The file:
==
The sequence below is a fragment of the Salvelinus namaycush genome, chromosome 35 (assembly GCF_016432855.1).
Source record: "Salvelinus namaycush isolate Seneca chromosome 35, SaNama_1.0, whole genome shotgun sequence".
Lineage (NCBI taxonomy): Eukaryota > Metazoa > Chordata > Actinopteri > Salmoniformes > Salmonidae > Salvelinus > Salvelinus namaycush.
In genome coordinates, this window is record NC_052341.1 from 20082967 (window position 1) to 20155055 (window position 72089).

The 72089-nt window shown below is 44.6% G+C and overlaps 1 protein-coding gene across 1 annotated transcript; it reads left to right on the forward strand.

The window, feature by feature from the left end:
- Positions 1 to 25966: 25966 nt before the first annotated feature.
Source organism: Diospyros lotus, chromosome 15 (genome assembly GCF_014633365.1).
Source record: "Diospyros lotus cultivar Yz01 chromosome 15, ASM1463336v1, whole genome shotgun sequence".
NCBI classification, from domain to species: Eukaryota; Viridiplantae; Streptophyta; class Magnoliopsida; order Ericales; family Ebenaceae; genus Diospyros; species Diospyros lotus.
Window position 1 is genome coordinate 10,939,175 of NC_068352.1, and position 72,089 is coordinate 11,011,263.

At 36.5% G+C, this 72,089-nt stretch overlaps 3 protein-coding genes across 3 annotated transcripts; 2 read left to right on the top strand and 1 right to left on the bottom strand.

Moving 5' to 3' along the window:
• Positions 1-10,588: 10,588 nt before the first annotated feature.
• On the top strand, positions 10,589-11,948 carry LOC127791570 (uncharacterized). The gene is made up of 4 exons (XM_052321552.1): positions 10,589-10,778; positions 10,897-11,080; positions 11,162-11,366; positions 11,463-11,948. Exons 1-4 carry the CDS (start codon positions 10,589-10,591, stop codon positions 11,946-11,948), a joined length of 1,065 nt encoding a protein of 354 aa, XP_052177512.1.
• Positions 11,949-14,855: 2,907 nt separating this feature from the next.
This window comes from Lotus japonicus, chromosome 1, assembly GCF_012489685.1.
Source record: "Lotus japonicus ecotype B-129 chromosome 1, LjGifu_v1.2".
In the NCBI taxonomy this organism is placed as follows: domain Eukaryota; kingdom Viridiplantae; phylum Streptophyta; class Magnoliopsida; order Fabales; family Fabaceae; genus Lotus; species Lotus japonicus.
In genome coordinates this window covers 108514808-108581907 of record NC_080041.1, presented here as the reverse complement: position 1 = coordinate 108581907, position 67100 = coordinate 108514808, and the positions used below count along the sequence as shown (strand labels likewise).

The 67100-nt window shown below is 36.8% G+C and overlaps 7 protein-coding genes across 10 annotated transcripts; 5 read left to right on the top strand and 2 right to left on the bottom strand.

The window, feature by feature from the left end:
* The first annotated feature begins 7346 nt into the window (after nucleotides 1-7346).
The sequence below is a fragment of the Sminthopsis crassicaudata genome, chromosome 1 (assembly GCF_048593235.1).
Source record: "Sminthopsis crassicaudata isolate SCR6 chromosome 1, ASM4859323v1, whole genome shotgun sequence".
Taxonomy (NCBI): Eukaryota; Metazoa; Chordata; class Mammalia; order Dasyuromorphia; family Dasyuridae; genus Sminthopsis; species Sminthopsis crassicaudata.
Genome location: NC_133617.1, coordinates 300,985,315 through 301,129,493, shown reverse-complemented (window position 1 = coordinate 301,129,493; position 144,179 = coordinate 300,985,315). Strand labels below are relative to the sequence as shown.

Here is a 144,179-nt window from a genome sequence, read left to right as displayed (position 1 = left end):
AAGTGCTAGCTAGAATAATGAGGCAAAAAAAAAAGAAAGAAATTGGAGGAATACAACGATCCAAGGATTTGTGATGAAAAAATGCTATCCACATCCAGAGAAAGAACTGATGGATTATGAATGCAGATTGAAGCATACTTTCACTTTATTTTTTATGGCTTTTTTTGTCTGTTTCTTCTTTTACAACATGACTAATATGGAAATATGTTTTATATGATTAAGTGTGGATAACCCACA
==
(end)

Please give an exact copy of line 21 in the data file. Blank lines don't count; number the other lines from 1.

The 67100-nt window shown below is 36.8% G+C and overlaps 7 protein-coding genes across 10 annotated transcripts; 5 read left to right on the top strand and 2 right to left on the bottom strand.